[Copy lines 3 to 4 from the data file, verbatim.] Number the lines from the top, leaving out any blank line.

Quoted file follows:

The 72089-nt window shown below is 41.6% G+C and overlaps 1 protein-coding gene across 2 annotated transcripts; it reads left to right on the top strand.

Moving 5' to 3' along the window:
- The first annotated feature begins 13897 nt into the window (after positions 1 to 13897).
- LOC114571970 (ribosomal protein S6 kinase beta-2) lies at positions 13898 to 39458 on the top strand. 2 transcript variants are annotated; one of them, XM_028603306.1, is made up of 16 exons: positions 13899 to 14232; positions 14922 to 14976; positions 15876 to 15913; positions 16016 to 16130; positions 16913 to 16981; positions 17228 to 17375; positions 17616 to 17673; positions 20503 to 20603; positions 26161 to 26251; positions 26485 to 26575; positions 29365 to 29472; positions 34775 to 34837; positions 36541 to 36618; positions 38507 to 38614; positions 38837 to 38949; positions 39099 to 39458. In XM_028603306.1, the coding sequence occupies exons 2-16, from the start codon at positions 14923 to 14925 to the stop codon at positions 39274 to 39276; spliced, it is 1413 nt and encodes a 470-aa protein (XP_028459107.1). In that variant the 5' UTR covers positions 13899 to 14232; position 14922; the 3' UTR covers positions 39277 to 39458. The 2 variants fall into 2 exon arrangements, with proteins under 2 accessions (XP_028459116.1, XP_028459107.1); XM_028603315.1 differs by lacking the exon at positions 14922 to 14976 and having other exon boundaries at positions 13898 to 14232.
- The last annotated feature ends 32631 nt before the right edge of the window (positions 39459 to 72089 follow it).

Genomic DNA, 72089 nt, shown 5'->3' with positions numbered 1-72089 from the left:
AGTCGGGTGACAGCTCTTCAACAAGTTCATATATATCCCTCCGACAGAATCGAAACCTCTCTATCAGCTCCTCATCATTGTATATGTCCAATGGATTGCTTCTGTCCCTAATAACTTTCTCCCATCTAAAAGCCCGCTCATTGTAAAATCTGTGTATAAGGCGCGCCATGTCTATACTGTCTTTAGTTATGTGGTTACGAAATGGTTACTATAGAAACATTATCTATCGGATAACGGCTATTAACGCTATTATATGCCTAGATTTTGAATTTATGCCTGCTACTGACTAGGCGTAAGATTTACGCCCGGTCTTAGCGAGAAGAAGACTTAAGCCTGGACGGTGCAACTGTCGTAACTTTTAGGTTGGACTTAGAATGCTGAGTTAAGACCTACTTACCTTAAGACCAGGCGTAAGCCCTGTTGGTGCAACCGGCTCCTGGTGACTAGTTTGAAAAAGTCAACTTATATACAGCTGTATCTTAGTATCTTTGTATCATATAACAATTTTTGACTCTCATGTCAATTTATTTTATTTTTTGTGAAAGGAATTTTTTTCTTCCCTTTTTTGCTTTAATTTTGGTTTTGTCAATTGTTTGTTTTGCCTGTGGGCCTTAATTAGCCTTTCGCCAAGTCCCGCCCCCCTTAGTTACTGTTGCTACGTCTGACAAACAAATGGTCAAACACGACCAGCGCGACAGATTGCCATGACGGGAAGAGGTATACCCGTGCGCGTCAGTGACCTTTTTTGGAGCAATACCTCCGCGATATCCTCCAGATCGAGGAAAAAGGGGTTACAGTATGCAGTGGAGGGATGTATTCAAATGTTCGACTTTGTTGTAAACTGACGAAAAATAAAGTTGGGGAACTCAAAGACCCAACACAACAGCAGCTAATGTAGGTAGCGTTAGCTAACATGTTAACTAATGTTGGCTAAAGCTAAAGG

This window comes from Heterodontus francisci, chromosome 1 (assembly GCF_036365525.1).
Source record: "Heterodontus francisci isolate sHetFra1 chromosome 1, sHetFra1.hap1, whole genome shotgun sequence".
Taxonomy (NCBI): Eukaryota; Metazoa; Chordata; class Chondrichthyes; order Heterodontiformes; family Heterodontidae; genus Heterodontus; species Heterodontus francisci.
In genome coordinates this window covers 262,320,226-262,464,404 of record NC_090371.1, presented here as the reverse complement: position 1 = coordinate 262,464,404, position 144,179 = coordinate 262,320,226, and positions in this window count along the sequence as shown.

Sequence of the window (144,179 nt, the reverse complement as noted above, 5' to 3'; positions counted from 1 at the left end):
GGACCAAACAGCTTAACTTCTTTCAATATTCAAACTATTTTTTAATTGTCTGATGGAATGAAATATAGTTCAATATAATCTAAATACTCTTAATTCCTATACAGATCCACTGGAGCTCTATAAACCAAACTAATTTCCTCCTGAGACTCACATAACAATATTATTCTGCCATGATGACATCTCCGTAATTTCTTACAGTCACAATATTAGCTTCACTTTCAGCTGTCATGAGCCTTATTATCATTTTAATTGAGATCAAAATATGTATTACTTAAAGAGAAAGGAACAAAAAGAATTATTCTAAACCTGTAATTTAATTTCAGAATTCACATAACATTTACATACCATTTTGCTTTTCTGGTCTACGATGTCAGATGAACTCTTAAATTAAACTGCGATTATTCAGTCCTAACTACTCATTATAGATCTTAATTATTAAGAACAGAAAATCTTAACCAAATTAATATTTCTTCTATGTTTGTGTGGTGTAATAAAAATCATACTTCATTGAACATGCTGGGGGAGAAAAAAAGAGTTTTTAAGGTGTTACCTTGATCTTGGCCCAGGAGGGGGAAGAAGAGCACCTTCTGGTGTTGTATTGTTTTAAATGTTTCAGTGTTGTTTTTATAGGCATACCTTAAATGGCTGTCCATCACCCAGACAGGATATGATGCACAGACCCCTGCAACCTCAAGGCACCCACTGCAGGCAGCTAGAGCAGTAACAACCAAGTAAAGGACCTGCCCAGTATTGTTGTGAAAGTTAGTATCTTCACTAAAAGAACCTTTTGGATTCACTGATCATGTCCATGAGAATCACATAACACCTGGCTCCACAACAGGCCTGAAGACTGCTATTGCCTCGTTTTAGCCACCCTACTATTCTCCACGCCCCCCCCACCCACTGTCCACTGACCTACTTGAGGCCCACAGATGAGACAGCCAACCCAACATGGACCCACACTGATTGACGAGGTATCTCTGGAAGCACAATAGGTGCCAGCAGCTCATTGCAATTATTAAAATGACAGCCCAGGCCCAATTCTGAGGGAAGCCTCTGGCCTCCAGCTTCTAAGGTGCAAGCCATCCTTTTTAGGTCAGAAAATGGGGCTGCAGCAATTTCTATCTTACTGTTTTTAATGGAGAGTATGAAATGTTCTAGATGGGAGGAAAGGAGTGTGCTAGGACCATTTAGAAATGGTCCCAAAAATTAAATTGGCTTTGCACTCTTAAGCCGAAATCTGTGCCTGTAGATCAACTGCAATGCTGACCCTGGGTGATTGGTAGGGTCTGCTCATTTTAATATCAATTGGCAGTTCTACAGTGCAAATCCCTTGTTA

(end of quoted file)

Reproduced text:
- The first annotated feature begins 13897 nt into the window (after positions 1 to 13897).
- LOC114571970 (ribosomal protein S6 kinase beta-2) lies at positions 13898 to 39458 on the top strand. 2 transcript variants are annotated; one of them, XM_028603306.1, is made up of 16 exons: positions 13899 to 14232; positions 14922 to 14976; positions 15876 to 15913; positions 16016 to 16130; positions 16913 to 16981; positions 17228 to 17375; positions 17616 to 17673; positions 20503 to 20603; positions 26161 to 26251; positions 26485 to 26575; positions 29365 to 29472; positions 34775 to 34837; positions 36541 to 36618; positions 38507 to 38614; positions 38837 to 38949; positions 39099 to 39458. In XM_028603306.1, the coding sequence occupies exons 2-16, from the start codon at positions 14923 to 14925 to the stop codon at positions 39274 to 39276; spliced, it is 1413 nt and encodes a 470-aa protein (XP_028459107.1). In that variant the 5' UTR covers positions 13899 to 14232; position 14922; the 3' UTR covers positions 39277 to 39458. The 2 variants fall into 2 exon arrangements, with proteins under 2 accessions (XP_028459116.1, XP_028459107.1); XM_028603315.1 differs by lacking the exon at positions 14922 to 14976 and having other exon boundaries at positions 13898 to 14232.